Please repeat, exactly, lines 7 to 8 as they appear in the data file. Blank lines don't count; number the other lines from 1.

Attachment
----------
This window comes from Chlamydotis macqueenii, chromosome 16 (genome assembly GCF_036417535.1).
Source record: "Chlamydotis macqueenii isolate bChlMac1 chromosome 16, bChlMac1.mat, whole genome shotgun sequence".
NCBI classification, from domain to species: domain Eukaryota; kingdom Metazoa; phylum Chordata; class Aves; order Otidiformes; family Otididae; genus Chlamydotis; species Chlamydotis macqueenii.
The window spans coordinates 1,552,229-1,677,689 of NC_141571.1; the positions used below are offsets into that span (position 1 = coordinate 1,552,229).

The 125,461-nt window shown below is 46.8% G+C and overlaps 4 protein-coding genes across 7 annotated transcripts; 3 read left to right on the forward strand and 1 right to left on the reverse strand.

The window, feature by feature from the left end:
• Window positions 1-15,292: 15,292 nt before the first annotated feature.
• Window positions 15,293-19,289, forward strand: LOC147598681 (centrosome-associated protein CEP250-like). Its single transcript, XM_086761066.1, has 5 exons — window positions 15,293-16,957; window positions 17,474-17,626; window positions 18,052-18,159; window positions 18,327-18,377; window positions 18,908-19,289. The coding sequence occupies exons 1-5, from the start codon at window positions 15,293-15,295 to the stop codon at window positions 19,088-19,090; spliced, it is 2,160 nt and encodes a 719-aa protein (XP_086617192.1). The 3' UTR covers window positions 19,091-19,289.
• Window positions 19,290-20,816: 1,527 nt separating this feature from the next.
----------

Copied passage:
• Window positions 1-15,292: 15,292 nt before the first annotated feature.
• Window positions 15,293-19,289, forward strand: LOC147598681 (centrosome-associated protein CEP250-like). Its single transcript, XM_086761066.1, has 5 exons — window positions 15,293-16,957; window positions 17,474-17,626; window positions 18,052-18,159; window positions 18,327-18,377; window positions 18,908-19,289. The coding sequence occupies exons 1-5, from the start codon at window positions 15,293-15,295 to the stop codon at window positions 19,088-19,090; spliced, it is 2,160 nt and encodes a 719-aa protein (XP_086617192.1). The 3' UTR covers window positions 19,091-19,289.